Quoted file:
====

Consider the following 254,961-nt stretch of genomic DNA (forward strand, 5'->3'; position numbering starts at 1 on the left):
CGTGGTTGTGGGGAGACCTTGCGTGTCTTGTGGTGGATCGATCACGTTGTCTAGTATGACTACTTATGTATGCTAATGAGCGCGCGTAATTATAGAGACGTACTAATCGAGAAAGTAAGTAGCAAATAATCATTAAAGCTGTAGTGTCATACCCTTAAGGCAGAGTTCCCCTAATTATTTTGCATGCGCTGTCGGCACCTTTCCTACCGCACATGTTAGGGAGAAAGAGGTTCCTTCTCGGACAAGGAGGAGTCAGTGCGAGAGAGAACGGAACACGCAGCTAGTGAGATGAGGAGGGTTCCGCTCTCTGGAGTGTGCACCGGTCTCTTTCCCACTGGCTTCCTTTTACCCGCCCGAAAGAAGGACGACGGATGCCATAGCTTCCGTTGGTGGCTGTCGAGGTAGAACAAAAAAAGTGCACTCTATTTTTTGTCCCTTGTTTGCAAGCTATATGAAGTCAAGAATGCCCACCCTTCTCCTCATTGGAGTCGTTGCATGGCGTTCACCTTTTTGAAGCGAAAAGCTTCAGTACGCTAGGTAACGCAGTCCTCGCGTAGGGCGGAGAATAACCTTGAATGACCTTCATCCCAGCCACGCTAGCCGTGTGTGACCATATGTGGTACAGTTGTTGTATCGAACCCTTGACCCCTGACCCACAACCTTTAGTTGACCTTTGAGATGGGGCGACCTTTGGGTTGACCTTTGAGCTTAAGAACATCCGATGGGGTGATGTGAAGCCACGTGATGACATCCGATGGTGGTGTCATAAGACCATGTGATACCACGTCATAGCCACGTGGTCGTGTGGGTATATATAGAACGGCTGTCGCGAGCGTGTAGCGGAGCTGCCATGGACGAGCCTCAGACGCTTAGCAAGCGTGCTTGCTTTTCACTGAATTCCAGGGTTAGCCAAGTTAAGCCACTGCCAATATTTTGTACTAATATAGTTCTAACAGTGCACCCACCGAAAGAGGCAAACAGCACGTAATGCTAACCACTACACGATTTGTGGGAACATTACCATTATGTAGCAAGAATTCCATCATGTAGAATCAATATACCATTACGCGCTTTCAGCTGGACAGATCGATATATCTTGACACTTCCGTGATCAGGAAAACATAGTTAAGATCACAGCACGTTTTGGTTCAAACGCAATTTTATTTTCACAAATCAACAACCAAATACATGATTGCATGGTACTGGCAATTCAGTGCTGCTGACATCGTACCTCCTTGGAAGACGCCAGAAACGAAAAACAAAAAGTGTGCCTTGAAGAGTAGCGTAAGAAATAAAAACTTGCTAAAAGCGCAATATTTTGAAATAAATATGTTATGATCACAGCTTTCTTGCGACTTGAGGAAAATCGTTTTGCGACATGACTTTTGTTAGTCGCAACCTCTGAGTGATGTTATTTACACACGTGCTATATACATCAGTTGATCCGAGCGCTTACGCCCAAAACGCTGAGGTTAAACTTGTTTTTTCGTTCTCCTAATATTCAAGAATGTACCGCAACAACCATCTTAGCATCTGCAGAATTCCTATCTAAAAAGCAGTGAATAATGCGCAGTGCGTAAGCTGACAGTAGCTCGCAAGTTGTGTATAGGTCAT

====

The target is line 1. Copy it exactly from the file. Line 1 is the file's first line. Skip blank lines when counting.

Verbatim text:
Consider the following 254,961-nt stretch of genomic DNA (forward strand, 5'->3'; position numbering starts at 1 on the left):